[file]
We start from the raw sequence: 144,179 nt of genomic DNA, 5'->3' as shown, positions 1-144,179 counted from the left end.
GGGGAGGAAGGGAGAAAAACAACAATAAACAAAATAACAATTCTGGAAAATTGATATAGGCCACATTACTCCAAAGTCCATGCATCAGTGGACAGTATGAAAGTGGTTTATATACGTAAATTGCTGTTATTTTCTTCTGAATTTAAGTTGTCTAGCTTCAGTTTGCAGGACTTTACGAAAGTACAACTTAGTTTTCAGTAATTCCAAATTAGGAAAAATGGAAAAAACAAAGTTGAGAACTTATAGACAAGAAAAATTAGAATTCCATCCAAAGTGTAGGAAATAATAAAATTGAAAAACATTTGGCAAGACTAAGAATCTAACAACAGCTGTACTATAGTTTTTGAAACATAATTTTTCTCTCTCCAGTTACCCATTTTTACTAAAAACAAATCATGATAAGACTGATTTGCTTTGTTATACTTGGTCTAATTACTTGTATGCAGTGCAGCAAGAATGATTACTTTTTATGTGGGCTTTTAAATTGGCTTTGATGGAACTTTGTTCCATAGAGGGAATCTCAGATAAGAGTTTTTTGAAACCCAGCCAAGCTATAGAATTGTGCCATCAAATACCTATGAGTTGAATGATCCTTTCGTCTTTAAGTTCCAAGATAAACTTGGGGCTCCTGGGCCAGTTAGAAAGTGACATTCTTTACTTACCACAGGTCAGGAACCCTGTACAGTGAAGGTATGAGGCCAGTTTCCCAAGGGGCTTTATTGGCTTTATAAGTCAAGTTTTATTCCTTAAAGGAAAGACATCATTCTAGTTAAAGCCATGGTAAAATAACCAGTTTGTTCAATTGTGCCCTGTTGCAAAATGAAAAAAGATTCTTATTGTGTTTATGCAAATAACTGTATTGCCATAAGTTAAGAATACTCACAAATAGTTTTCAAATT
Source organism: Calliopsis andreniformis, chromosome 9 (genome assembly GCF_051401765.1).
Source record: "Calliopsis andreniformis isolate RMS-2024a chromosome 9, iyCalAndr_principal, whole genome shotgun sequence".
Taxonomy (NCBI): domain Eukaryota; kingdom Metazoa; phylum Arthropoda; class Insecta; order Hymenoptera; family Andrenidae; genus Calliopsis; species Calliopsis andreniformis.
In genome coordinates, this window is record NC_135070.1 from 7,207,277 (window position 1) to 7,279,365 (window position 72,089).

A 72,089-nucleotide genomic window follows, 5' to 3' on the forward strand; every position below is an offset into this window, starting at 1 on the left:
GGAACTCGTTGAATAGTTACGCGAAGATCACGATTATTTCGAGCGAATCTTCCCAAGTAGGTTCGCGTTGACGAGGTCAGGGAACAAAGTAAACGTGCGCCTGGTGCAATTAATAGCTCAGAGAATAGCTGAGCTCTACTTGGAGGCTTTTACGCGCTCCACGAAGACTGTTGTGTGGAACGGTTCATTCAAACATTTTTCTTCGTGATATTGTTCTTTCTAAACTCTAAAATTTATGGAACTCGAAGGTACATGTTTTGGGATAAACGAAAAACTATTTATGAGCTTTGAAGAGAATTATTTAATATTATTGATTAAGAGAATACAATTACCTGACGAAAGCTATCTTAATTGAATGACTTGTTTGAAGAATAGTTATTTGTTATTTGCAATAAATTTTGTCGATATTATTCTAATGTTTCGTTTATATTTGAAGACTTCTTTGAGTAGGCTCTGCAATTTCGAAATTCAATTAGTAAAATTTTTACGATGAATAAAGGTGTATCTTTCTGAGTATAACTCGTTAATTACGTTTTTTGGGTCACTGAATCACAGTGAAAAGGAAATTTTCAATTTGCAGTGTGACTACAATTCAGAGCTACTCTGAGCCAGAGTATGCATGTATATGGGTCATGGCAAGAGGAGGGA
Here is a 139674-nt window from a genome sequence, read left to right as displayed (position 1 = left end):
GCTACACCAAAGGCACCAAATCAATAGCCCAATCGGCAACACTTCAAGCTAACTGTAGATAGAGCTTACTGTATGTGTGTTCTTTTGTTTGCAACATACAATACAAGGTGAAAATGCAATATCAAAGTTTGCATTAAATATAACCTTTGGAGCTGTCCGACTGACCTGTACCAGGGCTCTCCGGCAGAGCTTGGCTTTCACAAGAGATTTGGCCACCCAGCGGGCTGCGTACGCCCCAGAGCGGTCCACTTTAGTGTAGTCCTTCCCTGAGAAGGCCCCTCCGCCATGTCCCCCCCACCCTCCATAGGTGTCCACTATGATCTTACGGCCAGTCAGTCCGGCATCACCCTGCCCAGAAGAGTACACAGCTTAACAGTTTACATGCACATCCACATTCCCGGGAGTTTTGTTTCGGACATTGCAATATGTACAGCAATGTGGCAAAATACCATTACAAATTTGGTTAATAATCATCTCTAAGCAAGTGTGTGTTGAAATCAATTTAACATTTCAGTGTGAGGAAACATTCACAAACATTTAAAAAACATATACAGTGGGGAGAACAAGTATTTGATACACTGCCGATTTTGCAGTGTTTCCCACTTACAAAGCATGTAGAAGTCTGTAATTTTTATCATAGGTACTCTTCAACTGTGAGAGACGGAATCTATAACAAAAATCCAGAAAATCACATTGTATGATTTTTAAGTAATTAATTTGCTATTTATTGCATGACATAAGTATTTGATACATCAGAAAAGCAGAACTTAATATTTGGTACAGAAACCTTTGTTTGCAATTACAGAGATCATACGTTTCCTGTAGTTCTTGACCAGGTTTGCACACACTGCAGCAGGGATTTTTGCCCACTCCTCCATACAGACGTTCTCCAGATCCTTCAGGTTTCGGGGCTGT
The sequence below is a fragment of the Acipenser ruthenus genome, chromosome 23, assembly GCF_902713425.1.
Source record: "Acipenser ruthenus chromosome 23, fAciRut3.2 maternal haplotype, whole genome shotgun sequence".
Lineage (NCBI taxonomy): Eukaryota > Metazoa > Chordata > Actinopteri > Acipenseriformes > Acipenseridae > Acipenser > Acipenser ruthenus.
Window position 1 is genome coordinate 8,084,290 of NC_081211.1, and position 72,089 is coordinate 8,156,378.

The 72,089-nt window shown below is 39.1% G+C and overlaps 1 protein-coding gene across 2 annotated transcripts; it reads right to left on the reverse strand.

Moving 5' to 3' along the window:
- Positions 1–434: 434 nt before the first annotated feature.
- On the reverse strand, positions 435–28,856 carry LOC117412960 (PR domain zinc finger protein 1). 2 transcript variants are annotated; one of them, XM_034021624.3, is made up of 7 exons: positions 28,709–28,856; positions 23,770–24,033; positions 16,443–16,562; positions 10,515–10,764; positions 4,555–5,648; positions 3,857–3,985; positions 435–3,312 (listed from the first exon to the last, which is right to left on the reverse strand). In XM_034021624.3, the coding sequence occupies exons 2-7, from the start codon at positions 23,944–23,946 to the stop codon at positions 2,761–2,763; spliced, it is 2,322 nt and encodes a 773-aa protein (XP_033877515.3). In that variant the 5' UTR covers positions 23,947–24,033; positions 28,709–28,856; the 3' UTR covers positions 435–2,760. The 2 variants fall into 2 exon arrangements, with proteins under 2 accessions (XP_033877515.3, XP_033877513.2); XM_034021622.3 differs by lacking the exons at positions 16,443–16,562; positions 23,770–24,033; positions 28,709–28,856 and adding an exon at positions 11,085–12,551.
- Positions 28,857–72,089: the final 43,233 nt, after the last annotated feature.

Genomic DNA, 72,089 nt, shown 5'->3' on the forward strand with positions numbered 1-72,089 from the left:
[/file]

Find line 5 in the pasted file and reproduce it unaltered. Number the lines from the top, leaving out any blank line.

Taxonomy (NCBI): domain Eukaryota; kingdom Metazoa; phylum Arthropoda; class Insecta; order Hymenoptera; family Andrenidae; genus Calliopsis; species Calliopsis andreniformis.